Bermuda based offshore drilling giant Seadrill (SDRL) might be a true triple play. The company offers three strong pillars of dividend yields, earnings and fleet expansion to support a future of growth and wealth creation for shareholders.
First, investors have been rewarded with a forward annual dividend yield of 9.30% with a payout ratio as high as 99%. This means the company is returning nearly all of its income per share to investors. This metric alone puts the company at the top of the pack relative to others in the industry. Consider how this stacks up against a Value Line study that compared the dividend yield of 6,177 publicly traded companies as of January 2012. The analysis concluded that the average yield was 2.20%. The average for companies within "Oil/Gas Distribution" was only 3.58% and "Oil Field Services & Equipment" was an unimpressive 1.47%.
In the past some have speculated that this strong dividend is unsustainable. Seeking Alpha questioned the company's ability to consistently deliver such a substantial sum, writing, "there has been some doubt cast on the sustainability of Seadrill's dividend." They explain this by stating, "these numbers (2010 dividend payouts) give Seadrill a payout ratio of 100.18%. If the payout ratio is over 100%, as it is in Seadrill's case, it could be a sign that a dividend is not sustainable and could be cut shortly. This is because the company is paying out more in dividends than it earns in income." These statements were made in May of 2011, since then the dividend payment has risen to $2.94 for 2011-2012 and currently has a payout of $3.22.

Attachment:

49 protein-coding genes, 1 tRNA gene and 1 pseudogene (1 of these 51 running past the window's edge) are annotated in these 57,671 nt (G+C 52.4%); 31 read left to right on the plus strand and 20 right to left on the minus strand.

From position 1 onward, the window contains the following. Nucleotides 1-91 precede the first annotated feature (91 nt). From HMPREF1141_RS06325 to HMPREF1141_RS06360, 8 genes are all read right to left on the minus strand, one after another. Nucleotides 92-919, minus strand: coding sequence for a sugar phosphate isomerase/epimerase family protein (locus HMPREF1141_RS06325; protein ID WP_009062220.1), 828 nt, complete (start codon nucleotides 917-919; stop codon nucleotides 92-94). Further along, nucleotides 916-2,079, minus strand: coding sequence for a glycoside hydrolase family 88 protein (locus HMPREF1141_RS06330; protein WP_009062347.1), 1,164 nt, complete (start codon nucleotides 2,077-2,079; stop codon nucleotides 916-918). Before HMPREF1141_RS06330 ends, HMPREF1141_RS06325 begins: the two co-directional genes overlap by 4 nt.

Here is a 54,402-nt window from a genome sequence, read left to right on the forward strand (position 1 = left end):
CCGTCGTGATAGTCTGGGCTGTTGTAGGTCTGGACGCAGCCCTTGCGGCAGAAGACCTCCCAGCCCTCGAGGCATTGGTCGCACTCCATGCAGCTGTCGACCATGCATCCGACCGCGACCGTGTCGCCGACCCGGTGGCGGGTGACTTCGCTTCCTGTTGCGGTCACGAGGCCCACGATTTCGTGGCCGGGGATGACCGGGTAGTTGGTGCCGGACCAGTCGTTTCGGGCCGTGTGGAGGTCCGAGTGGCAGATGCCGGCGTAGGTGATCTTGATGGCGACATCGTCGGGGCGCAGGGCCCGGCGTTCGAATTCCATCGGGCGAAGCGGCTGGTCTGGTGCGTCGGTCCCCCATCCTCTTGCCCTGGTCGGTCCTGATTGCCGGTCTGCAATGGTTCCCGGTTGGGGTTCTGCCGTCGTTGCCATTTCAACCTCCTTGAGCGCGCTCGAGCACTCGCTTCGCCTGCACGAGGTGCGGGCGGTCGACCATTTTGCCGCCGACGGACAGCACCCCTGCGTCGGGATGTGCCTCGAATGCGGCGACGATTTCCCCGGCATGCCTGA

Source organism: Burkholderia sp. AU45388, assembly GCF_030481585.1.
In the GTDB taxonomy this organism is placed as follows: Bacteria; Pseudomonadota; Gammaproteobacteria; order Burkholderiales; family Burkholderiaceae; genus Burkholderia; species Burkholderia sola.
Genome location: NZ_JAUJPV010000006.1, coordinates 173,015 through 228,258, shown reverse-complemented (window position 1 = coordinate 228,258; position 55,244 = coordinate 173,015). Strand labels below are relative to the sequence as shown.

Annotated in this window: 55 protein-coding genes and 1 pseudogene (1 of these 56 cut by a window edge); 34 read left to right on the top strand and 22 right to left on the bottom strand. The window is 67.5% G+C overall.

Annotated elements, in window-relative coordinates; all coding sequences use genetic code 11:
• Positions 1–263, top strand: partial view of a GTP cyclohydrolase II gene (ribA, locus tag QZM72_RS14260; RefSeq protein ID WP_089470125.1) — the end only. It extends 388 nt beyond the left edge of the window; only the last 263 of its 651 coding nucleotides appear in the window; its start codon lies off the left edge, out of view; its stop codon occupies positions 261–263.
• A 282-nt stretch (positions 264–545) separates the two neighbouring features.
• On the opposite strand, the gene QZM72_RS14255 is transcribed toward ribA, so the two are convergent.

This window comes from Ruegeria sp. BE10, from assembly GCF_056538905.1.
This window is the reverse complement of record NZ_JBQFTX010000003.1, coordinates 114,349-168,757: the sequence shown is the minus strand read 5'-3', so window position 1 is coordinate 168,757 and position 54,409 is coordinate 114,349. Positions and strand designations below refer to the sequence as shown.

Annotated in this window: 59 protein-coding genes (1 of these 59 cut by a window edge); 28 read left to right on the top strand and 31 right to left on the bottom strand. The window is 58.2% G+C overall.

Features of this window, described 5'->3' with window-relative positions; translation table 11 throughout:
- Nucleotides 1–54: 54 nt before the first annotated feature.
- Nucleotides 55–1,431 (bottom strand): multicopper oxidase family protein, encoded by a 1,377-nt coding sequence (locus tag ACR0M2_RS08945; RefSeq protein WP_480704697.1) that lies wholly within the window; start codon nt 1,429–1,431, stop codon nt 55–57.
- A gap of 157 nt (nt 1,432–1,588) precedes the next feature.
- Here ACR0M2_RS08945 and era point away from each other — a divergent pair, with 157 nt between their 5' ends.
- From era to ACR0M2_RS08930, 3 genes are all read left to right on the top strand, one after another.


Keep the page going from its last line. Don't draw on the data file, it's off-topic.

Second, the company's impressive dividend has an equally strong earnings record to back up the payment. Over a period of 5 years the EBITDA have shown significant growth despite a dip in 2008. SDRL has seen this metric grow by nearly 20% from 2010 to 2011 alone. The consistency of their annual revenues should attract investors. This number has increased year over year since 2011 when the company earned $4.2 billion, then $4.5 billion in 2012 with estimates for 2013 in the range of $4.9 billion. These earnings figures help to reassure investors that they can continue to expect a healthy dividend in the future. Strong dividends are the result of strong earnings and Seadrill's strong earnings are the result of the third aspect of the company's value: expanding operations.
This third pillar is the most exciting because it illustrates the future value potential of shares. This value will be derived from expanding fleets, partnerships and purchase agreements. The latest news in their expansion came this month with the announcement that Seadrill secured a 3-year contract with LLOG Bluewater Holdings for the use of a drill ship in the Gulf of Mexico. In a statement released by Seadrill the company explained, "the potential revenue for the primary contract term is approximately US$662 million. The West Neptune is expected to be delivered to Seadrill from the Samsung Heavy Industries shipyard in Geoje, South Korea, in early June 2014. The rig will be outfitted to work in up to 10,000' of water and is capable of water depths up to 12,000' and drilling depths up to 37,000'." Between the release of this news on April 16th and April 25th the share price picked up 6.36%.